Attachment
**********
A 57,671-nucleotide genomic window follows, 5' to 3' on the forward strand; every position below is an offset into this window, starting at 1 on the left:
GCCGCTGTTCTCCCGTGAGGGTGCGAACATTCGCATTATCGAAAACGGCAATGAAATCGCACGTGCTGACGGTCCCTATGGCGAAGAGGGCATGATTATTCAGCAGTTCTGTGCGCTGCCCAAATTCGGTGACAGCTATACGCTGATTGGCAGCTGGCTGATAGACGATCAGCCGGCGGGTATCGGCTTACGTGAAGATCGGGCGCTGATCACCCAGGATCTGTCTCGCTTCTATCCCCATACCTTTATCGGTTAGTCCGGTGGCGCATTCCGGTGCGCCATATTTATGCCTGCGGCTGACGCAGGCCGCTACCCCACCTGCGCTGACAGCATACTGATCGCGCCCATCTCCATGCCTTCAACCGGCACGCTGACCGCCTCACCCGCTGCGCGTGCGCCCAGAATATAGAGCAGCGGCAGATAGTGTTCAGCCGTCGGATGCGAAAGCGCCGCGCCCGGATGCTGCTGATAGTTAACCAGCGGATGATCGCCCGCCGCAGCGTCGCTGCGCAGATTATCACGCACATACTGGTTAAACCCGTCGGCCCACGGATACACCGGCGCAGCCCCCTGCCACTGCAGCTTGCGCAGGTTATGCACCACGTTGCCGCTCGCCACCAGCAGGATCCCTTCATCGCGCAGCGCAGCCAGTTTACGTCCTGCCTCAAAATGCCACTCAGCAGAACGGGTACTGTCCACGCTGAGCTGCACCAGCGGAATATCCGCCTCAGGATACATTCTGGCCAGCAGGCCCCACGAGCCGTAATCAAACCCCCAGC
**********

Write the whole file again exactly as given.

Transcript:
A 57,671-nucleotide genomic window follows, 5' to 3' on the forward strand; every position below is an offset into this window, starting at 1 on the left:
GCCGCTGTTCTCCCGTGAGGGTGCGAACATTCGCATTATCGAAAACGGCAATGAAATCGCACGTGCTGACGGTCCCTATGGCGAAGAGGGCATGATTATTCAGCAGTTCTGTGCGCTGCCCAAATTCGGTGACAGCTATACGCTGATTGGCAGCTGGCTGATAGACGATCAGCCGGCGGGTATCGGCTTACGTGAAGATCGGGCGCTGATCACCCAGGATCTGTCTCGCTTCTATCCCCATACCTTTATCGGTTAGTCCGGTGGCGCATTCCGGTGCGCCATATTTATGCCTGCGGCTGACGCAGGCCGCTACCCCACCTGCGCTGACAGCATACTGATCGCGCCCATCTCCATGCCTTCAACCGGCACGCTGACCGCCTCACCCGCTGCGCGTGCGCCCAGAATATAGAGCAGCGGCAGATAGTGTTCAGCCGTCGGATGCGAAAGCGCCGCGCCCGGATGCTGCTGATAGTTAACCAGCGGATGATCGCCCGCCGCAGCGTCGCTGCGCAGATTATCACGCACATACTGGTTAAACCCGTCGGCCCACGGATACACCGGCGCAGCCCCCTGCCACTGCAGCTTGCGCAGGTTATGCACCACGTTGCCGCTCGCCACCAGCAGGATCCCTTCATCGCGCAGCGCAGCCAGTTTACGTCCTGCCTCAAAATGCCACTCAGCAGAACGGGTACTGTCCACGCTGAGCTGCACCAGCGGAATATCCGCCTCAGGATACATTCTGGCCAGCAGGCCCCACGAGCCGTAATCAAACCCCCAGC